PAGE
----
Winter Forecast for Propane Supply, Demand and Pricing

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U.S. propane inventory levels this year are the 2nd highest on record, largely because the build season started from a higher level. The EIA’s low-fuel gauge read “33.3 million barrels to empty” (Spring 2022) and “55.4 million barrels to empty” (Spring 2023). The higher starting point has been a major reason for propane’s historically low value to crude.

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What’s better than an “18% Off” propane clearance sale? A “25% 0ff” sale!

Since 2010, the average price of propane as a percentage of crude has been near 50%. But it’s been in the low 30% range for months now. This “18% off” clearance sale has been good news for propane retailers and commercial accounts as you’ve been saving nearly $.35 per gallon!

It’s not because the export market has been asleep at the helm. On the contrary, propane exports have been near 84 million gallons per day, up 24% versus last year. Many petrochemical companies, including giants like Formosa Plastics in Taiwan, started shifting some of their feedstock (typically about 8% to 18%) from naphtha to LPG earlier this year when the discount approached $.09 per gallon.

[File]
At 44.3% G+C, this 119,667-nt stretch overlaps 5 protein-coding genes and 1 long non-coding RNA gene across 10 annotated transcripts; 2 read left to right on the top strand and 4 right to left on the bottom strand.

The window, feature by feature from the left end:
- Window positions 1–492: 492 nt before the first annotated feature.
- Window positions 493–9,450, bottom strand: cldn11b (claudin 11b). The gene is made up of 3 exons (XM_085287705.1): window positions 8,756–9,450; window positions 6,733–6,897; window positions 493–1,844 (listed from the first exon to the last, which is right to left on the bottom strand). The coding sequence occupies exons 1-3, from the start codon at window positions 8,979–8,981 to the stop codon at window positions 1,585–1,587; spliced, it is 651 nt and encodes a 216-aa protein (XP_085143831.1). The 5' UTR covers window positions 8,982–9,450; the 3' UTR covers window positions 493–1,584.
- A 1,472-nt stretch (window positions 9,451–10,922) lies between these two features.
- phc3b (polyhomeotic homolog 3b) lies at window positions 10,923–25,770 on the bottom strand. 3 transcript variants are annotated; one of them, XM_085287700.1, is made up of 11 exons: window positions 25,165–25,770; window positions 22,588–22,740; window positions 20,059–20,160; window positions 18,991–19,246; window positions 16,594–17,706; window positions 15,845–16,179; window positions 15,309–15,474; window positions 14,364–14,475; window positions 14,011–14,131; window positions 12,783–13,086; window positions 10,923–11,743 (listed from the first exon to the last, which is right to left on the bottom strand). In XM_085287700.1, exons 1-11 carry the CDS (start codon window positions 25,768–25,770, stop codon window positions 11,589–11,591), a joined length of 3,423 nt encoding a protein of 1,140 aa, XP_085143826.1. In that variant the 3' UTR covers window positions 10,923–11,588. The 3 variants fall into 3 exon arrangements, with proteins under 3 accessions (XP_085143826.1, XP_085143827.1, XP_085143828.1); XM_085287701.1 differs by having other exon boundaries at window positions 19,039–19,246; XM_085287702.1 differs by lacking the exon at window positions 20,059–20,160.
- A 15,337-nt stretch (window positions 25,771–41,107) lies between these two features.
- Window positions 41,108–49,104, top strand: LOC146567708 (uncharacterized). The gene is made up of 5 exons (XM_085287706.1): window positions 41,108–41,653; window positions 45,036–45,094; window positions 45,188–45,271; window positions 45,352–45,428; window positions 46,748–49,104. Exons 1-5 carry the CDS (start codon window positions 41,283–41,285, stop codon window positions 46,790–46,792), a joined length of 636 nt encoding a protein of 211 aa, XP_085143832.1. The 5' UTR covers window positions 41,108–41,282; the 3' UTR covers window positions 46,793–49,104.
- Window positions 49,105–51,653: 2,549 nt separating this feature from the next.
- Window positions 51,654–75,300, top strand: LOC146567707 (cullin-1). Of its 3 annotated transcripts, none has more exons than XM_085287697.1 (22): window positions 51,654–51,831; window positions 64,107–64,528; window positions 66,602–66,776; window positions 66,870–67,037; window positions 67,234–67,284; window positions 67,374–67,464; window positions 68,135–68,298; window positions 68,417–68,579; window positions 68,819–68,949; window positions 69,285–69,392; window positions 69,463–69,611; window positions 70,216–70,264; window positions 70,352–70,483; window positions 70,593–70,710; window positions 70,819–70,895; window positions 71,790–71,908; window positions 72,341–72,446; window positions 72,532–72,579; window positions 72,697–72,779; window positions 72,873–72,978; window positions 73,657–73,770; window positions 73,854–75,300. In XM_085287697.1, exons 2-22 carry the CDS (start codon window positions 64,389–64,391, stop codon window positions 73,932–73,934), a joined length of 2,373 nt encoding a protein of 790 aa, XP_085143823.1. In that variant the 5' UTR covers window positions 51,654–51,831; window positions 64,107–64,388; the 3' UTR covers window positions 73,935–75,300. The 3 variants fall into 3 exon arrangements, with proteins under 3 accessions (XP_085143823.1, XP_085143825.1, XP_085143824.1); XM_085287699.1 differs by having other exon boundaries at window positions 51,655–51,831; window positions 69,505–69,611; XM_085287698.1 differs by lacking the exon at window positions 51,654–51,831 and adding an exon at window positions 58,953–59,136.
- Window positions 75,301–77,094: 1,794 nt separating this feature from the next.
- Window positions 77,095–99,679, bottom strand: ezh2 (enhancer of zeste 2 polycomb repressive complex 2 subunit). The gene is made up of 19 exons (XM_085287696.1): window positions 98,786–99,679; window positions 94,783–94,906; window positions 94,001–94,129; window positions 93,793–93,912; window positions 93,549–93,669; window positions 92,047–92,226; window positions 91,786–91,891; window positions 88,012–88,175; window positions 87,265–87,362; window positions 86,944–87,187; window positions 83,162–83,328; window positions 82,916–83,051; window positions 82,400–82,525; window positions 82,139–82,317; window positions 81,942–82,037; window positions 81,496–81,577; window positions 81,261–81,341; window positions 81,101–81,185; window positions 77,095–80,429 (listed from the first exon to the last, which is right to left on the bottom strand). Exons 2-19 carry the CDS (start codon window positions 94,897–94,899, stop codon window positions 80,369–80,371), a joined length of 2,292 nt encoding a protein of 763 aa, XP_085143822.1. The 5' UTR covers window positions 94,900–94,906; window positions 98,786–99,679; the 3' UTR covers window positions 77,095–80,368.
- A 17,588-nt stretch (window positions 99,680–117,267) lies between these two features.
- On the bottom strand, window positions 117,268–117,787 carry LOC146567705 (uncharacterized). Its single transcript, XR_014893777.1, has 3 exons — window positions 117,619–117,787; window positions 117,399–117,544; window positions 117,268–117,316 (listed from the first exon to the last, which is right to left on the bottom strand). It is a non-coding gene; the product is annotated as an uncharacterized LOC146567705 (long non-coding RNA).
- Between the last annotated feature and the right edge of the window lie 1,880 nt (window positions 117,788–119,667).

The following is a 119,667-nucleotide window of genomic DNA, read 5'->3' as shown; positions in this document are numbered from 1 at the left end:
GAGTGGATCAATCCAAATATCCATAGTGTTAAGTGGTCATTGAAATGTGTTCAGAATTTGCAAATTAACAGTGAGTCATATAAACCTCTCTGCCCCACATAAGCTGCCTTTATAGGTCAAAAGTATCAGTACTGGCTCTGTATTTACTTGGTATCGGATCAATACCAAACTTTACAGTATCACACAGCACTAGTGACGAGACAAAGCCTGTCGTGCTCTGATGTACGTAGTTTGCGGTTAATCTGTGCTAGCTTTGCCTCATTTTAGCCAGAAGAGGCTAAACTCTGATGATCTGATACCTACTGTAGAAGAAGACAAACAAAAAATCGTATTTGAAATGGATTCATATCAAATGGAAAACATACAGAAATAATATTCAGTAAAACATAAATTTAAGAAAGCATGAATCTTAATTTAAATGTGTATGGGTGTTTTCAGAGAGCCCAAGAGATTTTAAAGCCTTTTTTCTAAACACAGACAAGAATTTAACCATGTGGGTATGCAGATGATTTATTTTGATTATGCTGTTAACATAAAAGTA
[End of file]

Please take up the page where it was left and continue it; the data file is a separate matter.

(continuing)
So the clearance sale, which could get to “25% off” this winter, did what it’s supposed to do, move propane. But all of that changed on November 1.

“El Nino” and “El Seco.” The dry one.

The Panama Canal has experienced one of the worst droughts since 1950. And the water level at Gatun Lake (a freshwater lake that forms a major part of the Canal) is at its lowest level in 28 years.

From a Fire Hose to a Garden Hose.

Citing historically low water levels, the Panama Canal Authority threw marine engines into reverse on November 1, 2023, by announcing progressively restrictive transit reductions for at least the next 4 months. The new restrictions, which include the Neo-Panamax locks for larger ships like VLGCs, cut booking slots in November to 25 ships per day. For comparison, the daily average in 2022 was about 38 ships per day. By February the number of vessels allowed to transit the canal will be 18 ships per day “until further notice”.

The reason the reductions are scheduled to be progressively greater after November is because December marks the end of Panama’s rainy season and the beginning of its dry season.

Given that there will likely be 50% fewer vessels transiting the canal this winter, U.S. export volumes could be reduced from a fire hose delivery of LPG to a garden hose.

Asia is the premier market.

The reason why these canal restrictions are especially challenging for U.S. exports is that 3 of the top 4 destinations (Japan, China, South Korea) are in Asia. They account for more than 50% of all exports. Add Indonesia, Singapore, and Chile into the mix and you can begin to see the Canal’s importance to Gulf Coast and East Coast exports.

In a recent Seatrade Maritime interview, Ricaurte Morales, the Panama Canal Administrator, corroborated this by mentioning that 35% of the 14,000 transits per year are energy products such as LNG or LPG and “two-thirds of that either comes or goes through the United States.”

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Simon Says.

Simon Hill is a British expert on the waterborne and international LPG markets and he shared some thoughts with us recently. (The parenthesis are mine).